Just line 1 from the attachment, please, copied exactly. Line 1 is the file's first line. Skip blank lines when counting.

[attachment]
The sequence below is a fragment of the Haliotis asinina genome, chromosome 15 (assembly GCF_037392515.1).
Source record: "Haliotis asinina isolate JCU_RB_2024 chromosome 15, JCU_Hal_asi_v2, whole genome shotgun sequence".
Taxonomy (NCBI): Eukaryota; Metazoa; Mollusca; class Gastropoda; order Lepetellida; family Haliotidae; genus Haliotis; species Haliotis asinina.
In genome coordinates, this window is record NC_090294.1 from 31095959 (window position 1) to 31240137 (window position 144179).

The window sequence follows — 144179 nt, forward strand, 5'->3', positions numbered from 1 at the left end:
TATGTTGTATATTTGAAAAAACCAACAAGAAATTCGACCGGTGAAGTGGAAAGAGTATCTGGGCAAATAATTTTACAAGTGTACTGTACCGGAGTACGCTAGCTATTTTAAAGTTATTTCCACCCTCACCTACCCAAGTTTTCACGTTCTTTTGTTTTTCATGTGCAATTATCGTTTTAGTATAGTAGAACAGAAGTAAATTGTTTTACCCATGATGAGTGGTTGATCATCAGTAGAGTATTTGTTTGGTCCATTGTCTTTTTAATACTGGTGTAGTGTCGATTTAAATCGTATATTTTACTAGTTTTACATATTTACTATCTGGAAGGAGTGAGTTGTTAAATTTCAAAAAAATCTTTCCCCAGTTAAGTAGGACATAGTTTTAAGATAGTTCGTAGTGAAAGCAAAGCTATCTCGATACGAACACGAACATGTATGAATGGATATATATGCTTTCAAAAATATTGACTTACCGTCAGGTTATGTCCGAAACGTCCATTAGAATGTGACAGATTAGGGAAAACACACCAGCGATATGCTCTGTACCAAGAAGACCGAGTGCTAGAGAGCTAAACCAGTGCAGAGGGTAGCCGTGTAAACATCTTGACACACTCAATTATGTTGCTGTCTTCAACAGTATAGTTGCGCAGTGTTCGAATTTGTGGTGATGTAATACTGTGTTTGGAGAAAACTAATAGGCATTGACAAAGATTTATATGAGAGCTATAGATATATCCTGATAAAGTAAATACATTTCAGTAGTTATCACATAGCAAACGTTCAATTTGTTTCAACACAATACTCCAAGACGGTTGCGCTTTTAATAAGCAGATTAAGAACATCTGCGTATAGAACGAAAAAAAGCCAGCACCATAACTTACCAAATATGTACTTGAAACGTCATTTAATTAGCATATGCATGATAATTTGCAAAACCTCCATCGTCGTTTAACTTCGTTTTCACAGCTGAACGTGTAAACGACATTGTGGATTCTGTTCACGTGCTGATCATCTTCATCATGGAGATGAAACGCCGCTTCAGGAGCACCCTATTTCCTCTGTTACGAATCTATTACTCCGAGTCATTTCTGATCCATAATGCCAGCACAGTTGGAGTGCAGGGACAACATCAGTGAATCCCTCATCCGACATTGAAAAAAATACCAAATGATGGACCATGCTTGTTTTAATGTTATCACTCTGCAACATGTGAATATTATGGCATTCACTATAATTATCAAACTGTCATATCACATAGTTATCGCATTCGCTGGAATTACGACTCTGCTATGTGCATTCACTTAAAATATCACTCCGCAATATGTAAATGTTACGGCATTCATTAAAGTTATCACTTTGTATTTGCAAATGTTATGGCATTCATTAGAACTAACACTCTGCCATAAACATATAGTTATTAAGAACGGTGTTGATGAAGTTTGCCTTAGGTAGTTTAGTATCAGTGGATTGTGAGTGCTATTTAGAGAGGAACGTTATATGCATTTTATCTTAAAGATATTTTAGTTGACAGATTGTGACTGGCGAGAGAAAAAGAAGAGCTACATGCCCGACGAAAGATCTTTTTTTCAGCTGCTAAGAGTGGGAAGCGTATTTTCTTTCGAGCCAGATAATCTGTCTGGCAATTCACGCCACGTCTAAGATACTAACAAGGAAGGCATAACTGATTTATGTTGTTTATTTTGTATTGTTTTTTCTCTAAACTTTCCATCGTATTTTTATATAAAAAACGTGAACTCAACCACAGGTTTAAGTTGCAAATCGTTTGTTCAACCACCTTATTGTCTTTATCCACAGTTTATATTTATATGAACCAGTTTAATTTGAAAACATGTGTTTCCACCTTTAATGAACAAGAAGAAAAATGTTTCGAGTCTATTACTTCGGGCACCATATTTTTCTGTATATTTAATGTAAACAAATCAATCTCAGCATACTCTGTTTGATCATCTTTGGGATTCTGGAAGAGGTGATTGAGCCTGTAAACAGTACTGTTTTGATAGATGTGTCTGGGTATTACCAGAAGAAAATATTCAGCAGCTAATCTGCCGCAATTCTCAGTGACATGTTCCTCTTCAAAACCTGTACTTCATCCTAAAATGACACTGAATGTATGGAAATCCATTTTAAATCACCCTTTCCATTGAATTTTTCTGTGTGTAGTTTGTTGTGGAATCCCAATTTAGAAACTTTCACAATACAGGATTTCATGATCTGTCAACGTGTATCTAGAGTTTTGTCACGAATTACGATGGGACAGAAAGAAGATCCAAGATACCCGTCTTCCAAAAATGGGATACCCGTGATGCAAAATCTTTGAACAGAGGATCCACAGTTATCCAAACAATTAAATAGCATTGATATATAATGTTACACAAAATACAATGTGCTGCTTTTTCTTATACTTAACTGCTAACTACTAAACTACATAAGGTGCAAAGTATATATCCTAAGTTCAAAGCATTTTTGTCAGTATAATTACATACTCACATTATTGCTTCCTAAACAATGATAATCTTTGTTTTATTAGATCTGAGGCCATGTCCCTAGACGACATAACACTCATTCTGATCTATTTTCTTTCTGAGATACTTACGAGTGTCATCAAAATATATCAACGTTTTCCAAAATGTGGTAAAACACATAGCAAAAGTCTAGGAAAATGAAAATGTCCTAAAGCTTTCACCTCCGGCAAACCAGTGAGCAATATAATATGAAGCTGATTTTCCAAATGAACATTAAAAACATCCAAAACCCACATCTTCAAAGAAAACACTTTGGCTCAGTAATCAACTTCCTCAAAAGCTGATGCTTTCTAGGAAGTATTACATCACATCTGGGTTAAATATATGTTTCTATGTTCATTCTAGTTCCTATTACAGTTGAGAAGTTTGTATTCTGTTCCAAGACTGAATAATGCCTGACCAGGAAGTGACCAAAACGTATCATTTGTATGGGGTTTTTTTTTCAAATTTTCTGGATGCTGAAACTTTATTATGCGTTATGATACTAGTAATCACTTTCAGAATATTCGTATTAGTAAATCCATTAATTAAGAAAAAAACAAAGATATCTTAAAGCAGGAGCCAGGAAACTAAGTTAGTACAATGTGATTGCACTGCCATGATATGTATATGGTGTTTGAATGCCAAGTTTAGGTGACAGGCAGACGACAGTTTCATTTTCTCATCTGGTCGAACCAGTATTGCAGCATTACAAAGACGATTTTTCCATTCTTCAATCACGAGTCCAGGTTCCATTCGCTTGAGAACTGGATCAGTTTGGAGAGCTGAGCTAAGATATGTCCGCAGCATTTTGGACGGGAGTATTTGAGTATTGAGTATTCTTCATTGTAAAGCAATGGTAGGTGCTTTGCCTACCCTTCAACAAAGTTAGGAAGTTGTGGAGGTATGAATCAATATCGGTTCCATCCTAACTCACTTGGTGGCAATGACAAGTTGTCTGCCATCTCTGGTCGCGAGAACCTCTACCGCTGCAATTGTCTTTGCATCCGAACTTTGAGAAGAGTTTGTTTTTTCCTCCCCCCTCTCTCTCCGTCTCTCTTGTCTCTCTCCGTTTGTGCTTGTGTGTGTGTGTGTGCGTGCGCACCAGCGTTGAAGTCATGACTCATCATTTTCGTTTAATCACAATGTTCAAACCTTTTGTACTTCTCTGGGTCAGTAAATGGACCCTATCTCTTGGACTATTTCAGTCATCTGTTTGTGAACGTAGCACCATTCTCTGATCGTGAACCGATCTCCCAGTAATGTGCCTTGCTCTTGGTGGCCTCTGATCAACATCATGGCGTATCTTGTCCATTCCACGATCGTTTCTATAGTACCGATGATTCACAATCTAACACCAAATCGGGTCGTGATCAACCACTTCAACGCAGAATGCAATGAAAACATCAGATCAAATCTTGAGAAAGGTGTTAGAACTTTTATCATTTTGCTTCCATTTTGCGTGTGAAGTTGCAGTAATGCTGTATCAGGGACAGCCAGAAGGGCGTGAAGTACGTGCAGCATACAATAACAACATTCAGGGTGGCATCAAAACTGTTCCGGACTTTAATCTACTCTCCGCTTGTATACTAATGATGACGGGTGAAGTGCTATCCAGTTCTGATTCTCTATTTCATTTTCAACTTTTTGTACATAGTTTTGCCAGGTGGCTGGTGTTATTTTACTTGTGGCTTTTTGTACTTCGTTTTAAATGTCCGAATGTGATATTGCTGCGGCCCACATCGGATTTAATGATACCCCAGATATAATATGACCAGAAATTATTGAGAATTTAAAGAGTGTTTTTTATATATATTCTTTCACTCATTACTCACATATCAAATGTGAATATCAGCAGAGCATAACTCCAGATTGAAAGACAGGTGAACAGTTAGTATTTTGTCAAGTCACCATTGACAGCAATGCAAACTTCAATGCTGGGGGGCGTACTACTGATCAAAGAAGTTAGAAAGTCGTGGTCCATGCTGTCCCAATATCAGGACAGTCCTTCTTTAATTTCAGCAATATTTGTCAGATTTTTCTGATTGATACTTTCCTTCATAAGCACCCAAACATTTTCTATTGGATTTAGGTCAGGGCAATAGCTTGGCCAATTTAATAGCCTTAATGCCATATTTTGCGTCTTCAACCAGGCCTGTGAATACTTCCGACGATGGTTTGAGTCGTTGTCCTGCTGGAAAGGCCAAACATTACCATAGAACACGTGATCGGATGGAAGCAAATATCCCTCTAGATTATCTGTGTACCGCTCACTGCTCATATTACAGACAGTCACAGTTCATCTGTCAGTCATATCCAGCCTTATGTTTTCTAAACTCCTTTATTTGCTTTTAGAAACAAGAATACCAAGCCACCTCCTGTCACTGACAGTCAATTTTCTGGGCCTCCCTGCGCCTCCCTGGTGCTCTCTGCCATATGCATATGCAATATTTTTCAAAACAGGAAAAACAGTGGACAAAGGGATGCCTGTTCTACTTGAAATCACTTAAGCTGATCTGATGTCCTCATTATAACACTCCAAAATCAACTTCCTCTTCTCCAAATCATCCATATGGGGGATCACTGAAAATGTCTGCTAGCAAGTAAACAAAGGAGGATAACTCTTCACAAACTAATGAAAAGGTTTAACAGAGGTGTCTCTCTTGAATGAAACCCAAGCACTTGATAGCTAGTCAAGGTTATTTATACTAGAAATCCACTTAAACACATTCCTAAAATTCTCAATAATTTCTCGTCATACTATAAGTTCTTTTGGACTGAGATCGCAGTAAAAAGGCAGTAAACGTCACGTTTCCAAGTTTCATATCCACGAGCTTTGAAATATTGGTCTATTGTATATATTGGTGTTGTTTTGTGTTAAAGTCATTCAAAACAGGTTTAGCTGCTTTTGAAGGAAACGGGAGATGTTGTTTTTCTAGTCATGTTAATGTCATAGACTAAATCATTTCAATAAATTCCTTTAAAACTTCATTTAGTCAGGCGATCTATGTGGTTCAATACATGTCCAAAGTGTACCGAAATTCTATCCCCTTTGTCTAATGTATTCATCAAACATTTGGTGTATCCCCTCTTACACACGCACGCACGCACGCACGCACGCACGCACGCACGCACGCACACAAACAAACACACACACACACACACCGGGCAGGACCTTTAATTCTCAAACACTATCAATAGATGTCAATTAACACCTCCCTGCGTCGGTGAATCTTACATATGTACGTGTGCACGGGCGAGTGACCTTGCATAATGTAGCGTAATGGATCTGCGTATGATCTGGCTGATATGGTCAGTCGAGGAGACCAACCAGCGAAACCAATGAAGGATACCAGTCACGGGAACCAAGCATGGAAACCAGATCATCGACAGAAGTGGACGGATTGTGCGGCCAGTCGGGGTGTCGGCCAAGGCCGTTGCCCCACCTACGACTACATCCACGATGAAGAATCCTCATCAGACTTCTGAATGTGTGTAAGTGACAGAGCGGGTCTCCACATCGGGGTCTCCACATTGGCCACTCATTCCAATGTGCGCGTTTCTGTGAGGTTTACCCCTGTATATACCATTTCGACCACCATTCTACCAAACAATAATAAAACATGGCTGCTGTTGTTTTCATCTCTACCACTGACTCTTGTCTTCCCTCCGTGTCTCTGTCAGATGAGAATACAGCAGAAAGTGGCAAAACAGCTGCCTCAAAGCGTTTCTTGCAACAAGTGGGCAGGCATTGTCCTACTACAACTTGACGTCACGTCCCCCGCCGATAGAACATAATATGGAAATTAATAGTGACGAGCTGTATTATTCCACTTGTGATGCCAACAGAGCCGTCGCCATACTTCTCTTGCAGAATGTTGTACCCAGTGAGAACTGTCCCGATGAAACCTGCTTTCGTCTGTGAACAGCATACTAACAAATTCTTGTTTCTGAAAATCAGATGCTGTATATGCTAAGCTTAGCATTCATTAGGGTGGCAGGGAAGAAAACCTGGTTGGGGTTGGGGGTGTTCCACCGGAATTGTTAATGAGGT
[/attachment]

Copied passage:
The sequence below is a fragment of the Haliotis asinina genome, chromosome 15 (assembly GCF_037392515.1).